Planting Near a Hedge

With a little help these plants can tolerate the dry, sometimes shady areas near a border or hedge.

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Planting in a Sunny Site

In south-facing gardens, hedges can help shade plants that receive the full force of the summer sun almost all day. However, for both the hedge and plants to succeed, they need sufficient water. When planting, dig plenty of organic matter into the soil before you start, and mulch around the hedge annually with more organic matter. Select drought-tolerant plants for the beds, as a mature hedge will suck out much of the soil moisture. Plant about 18 inches in front of the hedge, and again dig organic matter into the soil and mulch to help it retain moisture.

Ornamental thistle and water avens are combined in front of a mixed deciduous hedge to produce an airy, informal effect (Image 1). Lavender tolerates the dry conditions in front of this smooth yew hedge, creating an elegant line of purple flower spikes in summer (Image 2).

Planning for Shady Areas

Your choice of plants for borders in dense shade in front of a hedge will be limited, since only a few have adapted to the extremes of drought and darkness. When planning a hedge, try to site it where it won't shade the beds in front all day.

You will have a wider choice of plants for areas that receive sun for part of the day, but moisture retention will still present a problem here, so dig plenty of organic matter into the soil. In addition, you could lay a trickle hose (a perforated hose pipe that seeps water into the soil) around the border. In these damper conditions, many woodland plants, such as cranesbill, foxglove, bleeding heart and Japanese anemone will thrive.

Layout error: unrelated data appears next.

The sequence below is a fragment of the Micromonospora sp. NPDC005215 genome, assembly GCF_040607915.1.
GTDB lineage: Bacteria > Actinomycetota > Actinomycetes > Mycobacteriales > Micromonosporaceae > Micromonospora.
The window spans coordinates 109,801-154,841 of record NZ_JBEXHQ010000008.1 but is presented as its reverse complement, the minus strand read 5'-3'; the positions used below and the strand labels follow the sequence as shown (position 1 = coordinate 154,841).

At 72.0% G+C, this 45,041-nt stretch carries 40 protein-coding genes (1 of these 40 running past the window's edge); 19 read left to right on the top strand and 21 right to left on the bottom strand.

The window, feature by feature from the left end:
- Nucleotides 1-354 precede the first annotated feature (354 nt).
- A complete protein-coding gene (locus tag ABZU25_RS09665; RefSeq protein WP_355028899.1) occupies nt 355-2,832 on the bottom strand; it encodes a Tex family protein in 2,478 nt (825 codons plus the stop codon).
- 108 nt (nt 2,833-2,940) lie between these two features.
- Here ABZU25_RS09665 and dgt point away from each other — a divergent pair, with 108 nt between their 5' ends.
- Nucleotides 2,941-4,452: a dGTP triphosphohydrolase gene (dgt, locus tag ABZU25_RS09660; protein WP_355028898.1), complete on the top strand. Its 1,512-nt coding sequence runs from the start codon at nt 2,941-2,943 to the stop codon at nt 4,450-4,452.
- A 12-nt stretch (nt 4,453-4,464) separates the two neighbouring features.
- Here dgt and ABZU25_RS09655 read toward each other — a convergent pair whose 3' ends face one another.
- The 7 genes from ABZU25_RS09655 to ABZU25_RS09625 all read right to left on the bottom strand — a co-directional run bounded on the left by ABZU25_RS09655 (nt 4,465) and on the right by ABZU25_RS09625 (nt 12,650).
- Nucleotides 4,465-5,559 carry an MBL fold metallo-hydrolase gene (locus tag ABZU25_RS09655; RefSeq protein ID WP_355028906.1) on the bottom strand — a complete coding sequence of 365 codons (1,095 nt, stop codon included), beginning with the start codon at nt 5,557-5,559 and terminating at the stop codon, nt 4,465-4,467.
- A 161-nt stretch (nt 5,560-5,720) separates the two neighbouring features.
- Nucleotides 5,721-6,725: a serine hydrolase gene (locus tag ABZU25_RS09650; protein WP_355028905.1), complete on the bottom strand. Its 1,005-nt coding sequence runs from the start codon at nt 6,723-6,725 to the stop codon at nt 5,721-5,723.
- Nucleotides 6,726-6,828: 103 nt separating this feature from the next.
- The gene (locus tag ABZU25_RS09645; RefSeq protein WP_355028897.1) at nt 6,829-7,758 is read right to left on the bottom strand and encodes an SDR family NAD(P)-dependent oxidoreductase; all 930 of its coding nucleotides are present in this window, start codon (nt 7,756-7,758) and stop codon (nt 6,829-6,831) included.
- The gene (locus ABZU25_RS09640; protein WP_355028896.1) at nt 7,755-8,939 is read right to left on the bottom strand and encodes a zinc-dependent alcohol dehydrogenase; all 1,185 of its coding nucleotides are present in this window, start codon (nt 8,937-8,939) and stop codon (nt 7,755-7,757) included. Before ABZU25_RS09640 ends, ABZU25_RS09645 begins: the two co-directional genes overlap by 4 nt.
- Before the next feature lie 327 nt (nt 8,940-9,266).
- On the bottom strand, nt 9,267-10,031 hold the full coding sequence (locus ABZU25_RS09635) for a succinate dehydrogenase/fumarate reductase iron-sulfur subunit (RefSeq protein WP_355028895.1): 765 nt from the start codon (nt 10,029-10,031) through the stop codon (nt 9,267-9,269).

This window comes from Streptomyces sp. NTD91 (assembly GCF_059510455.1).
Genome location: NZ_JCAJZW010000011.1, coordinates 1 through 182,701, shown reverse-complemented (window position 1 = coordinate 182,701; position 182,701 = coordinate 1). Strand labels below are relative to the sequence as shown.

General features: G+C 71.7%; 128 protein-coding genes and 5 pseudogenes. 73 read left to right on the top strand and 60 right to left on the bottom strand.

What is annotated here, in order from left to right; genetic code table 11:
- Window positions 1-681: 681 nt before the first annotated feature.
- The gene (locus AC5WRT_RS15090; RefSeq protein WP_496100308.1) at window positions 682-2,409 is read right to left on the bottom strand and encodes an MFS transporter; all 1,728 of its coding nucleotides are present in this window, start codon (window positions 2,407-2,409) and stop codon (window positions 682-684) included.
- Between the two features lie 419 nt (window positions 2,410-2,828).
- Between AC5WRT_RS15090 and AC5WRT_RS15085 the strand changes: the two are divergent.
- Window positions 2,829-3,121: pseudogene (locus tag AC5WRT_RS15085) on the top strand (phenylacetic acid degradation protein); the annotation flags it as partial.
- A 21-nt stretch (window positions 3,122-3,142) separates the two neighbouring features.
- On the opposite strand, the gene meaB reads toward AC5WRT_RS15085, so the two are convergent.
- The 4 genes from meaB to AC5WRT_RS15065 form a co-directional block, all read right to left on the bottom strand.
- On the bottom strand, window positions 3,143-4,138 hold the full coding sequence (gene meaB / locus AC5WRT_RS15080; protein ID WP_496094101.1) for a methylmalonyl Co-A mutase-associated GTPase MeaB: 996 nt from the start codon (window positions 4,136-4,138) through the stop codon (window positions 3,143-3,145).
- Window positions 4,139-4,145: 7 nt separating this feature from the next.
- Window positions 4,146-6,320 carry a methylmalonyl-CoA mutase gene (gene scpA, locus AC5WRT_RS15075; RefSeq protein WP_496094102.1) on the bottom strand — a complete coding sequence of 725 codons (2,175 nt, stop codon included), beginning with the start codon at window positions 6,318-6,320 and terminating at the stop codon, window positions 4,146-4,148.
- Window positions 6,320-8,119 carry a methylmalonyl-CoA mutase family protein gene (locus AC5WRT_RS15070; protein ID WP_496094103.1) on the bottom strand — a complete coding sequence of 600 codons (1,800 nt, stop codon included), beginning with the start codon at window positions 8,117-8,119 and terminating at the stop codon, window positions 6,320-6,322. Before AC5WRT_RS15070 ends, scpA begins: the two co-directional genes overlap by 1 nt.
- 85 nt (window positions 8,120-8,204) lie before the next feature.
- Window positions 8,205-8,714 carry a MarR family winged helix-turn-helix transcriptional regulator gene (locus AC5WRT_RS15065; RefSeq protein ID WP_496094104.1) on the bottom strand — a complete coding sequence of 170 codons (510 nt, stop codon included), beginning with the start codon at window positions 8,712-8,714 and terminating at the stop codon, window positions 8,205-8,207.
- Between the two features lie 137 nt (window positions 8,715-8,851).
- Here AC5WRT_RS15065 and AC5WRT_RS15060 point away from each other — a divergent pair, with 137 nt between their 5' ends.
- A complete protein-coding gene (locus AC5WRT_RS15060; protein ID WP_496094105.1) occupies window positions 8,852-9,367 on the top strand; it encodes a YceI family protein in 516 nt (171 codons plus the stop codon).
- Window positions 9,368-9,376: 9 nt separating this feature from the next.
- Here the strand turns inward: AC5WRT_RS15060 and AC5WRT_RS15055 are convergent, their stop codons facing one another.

Hedge for Partial SunEnlarge Photo+Shrink Photo-DK - How to Grow Practically Everything © 2010 Dorling Kindersley Limited

Designer Tricks

Where space allows, a wide margin between the hedge and border allows a much better choice of plants and less maintenance because the plants won't require watering as frequently. Turf over the area between the hedge and the border, or opt for a paved, decked or bark-chip walkway to separate them. Another designer trick is to make a "fedge," which is simply a fence covered with ivy. Ideal for smaller gardens where a deep hedge isn't an option, a fedge will still draw moisture from the soil, but to a lesser extent.

This "fedge" (Image 1) is a chain-link fence with ivy growing through it, providing a super-slim screen to enhance the bright perennials in front. For larger gardens (Image 2) a border set about 3 feet from the hedge allows sun-loving shrubs and perennials to thrive.

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Excerpted from How to Grow Practically Everything

© 2010 Dorling Kindersley Limited

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